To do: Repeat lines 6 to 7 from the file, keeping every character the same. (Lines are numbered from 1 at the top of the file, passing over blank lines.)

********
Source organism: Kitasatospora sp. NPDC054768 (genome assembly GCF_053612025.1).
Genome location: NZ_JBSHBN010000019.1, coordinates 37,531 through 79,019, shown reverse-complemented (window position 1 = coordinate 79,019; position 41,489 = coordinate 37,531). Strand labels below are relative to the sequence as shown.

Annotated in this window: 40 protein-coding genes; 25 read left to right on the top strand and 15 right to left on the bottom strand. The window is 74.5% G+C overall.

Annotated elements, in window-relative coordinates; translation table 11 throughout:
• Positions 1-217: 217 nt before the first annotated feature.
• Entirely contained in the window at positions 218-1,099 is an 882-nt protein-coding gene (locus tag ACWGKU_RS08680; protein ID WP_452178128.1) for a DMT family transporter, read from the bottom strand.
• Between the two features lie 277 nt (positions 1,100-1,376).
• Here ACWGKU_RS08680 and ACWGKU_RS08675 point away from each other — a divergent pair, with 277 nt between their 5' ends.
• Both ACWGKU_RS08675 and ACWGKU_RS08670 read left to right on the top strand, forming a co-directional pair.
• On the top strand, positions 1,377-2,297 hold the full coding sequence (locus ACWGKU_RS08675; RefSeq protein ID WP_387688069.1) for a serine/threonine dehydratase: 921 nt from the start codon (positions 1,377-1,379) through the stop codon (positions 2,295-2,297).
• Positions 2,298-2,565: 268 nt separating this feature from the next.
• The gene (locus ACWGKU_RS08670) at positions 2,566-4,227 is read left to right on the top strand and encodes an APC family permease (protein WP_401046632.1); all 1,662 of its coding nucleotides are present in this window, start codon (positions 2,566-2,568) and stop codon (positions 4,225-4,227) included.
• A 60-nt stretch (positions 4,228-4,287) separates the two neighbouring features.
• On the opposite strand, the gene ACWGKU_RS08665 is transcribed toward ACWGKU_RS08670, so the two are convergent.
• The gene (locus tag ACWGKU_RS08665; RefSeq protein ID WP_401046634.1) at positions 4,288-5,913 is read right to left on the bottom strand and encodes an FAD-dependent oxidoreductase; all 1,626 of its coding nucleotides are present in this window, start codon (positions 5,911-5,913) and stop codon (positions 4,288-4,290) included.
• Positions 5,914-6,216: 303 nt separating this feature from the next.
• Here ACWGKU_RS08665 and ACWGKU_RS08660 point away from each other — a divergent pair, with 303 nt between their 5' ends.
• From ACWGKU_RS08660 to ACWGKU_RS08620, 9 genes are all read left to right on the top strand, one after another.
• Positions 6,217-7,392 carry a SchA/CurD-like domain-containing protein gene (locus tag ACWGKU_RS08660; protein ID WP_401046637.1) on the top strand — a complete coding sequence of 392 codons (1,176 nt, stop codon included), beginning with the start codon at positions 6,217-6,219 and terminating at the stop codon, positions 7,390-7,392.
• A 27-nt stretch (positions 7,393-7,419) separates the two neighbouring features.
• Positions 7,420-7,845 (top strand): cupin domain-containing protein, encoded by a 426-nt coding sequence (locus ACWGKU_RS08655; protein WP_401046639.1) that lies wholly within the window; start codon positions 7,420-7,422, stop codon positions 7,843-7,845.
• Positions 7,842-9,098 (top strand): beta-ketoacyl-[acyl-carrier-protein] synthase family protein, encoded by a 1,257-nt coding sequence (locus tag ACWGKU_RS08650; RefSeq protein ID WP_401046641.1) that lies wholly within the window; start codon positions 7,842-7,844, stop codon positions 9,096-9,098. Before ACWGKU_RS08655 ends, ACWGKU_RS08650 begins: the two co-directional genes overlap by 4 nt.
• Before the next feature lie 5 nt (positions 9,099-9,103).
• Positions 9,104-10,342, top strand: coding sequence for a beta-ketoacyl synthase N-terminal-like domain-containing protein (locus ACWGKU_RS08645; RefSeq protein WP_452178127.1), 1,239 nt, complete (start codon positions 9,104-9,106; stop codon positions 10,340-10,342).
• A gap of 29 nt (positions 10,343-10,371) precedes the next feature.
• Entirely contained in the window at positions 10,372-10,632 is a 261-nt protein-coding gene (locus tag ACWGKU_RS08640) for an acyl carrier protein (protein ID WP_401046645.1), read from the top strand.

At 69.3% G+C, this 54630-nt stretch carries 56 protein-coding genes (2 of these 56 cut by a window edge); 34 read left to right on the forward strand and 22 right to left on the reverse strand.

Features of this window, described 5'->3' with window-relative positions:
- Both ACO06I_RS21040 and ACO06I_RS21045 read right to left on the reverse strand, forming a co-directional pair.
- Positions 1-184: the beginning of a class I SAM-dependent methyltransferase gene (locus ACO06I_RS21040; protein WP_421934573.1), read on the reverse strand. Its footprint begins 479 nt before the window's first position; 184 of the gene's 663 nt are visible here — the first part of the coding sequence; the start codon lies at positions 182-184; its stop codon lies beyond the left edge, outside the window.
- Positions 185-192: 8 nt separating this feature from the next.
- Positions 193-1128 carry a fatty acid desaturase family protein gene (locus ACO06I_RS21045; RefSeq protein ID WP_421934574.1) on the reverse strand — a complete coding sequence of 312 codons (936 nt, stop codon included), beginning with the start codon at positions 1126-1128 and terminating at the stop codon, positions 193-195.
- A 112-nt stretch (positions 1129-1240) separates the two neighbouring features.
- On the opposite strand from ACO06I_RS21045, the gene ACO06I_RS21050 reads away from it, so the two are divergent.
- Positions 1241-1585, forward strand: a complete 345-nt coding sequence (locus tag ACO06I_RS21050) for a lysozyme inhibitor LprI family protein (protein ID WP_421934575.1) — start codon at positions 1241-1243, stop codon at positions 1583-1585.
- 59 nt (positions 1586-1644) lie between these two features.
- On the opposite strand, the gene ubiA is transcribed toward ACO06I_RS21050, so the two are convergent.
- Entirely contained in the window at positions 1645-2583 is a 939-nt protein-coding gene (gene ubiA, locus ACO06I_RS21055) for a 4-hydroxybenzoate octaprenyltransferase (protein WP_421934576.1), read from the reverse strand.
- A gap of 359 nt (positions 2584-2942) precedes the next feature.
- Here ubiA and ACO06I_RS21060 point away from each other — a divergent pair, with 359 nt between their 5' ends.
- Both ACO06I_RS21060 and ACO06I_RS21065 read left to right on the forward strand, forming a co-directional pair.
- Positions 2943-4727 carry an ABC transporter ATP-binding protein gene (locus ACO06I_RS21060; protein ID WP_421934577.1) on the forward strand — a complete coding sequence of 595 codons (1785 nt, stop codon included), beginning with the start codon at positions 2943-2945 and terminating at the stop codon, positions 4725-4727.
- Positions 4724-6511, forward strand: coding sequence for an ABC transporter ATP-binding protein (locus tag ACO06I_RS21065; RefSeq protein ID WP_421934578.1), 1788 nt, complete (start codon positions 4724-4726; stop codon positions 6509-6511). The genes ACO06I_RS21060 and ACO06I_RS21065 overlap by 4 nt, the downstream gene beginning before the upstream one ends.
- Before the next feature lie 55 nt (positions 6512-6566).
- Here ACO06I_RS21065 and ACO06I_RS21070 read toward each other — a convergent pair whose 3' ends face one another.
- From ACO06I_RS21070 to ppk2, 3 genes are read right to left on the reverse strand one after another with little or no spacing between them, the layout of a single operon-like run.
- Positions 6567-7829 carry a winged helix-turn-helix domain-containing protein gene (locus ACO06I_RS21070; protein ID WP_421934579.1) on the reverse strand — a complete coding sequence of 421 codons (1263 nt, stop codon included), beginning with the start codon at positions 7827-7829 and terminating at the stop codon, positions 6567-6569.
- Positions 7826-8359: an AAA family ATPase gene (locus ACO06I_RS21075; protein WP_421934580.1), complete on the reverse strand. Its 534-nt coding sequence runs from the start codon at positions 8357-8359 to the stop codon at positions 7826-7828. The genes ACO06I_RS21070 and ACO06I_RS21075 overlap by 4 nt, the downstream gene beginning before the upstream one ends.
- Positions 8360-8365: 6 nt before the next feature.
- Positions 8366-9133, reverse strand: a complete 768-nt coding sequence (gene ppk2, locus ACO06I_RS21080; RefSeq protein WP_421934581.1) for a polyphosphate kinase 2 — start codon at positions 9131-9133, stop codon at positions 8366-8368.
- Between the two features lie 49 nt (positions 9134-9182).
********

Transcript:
• Entirely contained in the window at positions 218-1,099 is an 882-nt protein-coding gene (locus tag ACWGKU_RS08680; protein ID WP_452178128.1) for a DMT family transporter, read from the bottom strand.
• Between the two features lie 277 nt (positions 1,100-1,376).